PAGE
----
We have been counting down the days to World Water Day by looking at 20 ways that water is just the beginning: the beginning of the first steps out of poverty, the beginning of putting food on the table.
In the developing world only 58 percent of births are attended by a skilled assistant, such as a midwife, nurse or doctor, according to UNFPA; in Ethiopia, a shocking 90 percent of births take place without trained assistants.
Whether it be rope pumps or rainwater harvesting systems or sand dams, technological solutions must be paired with education and investment by local community members in order for projects to be sustainable.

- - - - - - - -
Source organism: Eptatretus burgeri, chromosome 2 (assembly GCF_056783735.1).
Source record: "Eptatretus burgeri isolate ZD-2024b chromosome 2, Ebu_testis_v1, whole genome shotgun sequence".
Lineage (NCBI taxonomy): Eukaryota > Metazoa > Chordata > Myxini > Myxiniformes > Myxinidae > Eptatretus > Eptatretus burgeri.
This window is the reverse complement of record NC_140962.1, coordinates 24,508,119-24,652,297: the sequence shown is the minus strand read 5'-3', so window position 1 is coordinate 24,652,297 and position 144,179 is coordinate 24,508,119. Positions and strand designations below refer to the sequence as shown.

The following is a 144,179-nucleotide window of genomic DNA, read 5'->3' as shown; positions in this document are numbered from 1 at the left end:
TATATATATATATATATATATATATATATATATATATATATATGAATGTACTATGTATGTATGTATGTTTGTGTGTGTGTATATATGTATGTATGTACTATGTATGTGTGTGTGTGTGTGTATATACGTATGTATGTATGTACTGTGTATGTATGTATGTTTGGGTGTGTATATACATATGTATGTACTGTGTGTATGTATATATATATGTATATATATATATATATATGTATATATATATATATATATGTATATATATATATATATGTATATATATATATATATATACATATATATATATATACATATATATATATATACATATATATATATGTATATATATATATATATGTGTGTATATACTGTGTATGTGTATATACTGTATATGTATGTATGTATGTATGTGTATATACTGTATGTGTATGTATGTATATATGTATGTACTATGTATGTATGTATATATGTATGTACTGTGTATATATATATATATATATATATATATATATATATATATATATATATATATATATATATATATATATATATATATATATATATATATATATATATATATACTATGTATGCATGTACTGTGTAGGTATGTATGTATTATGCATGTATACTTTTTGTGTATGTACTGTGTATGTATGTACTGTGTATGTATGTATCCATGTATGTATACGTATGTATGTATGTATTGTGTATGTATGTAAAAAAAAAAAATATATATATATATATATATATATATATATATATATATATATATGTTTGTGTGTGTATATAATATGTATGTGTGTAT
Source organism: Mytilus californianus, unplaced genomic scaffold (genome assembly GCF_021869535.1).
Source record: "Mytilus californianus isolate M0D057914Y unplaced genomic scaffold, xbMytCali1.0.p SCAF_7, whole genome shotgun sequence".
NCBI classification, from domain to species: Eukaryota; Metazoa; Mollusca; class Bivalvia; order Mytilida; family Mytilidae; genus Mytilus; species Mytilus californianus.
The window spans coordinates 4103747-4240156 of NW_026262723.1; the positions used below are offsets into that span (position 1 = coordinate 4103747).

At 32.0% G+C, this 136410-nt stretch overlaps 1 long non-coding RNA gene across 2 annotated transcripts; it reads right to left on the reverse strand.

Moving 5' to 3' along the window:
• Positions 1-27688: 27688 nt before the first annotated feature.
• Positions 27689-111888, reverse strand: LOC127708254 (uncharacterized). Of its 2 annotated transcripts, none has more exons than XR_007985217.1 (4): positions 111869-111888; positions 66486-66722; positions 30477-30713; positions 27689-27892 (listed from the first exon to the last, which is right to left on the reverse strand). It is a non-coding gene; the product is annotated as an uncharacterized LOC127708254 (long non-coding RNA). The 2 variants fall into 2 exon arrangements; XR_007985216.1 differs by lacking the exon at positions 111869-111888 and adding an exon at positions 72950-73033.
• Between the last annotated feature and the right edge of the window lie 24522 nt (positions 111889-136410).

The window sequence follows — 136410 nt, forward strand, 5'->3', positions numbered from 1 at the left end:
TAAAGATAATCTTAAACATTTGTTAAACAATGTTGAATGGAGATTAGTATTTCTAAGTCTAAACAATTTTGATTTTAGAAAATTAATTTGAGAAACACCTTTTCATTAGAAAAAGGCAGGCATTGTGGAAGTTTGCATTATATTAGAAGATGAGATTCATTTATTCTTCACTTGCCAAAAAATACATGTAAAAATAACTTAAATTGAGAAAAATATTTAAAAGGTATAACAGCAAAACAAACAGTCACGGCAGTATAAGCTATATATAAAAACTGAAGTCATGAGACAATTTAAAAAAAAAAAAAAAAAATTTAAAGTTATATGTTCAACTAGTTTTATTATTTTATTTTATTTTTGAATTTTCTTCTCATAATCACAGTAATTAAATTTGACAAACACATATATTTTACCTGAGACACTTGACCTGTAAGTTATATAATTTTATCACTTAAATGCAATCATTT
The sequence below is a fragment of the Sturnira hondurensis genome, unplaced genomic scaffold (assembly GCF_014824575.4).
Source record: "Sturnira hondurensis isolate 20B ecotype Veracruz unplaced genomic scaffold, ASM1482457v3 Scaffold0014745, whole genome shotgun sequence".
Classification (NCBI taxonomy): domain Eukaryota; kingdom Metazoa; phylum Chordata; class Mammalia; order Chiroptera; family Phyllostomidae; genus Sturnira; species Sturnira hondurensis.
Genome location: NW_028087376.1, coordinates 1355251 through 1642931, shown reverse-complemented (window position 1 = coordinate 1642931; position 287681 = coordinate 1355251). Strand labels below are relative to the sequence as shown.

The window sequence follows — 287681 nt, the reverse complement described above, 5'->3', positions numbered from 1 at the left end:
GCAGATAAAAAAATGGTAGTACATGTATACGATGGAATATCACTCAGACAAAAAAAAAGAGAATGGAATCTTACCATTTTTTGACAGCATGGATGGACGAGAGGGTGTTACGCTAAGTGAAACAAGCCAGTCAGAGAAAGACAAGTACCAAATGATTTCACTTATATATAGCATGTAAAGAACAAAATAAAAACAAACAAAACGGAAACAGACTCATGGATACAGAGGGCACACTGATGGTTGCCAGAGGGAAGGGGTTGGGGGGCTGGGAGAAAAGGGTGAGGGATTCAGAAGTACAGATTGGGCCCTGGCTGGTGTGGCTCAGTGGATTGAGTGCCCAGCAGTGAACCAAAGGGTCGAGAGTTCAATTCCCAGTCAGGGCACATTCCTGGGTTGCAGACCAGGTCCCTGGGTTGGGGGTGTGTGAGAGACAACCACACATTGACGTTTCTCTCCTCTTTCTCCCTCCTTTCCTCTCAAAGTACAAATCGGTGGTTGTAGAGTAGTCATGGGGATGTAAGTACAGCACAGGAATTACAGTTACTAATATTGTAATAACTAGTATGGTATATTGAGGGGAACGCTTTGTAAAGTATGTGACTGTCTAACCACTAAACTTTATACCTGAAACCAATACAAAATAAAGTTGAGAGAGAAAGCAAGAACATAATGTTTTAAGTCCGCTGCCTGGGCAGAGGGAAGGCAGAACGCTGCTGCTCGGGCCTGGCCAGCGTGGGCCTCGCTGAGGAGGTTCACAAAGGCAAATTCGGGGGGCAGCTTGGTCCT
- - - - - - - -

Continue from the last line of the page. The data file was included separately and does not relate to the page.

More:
Eradicating poverty can involve many varied and innovative approaches according to circumstance. But a universal factor is that development of livelihoods depends on communities enjoying good health and access to education. These, in turn, are reliant on access to safe water and sanitation.
Unfortunately, 783 million people -- 11 percent of the global population -- still have no access to clean water. For context, that is more than two and a half times the population of the United States.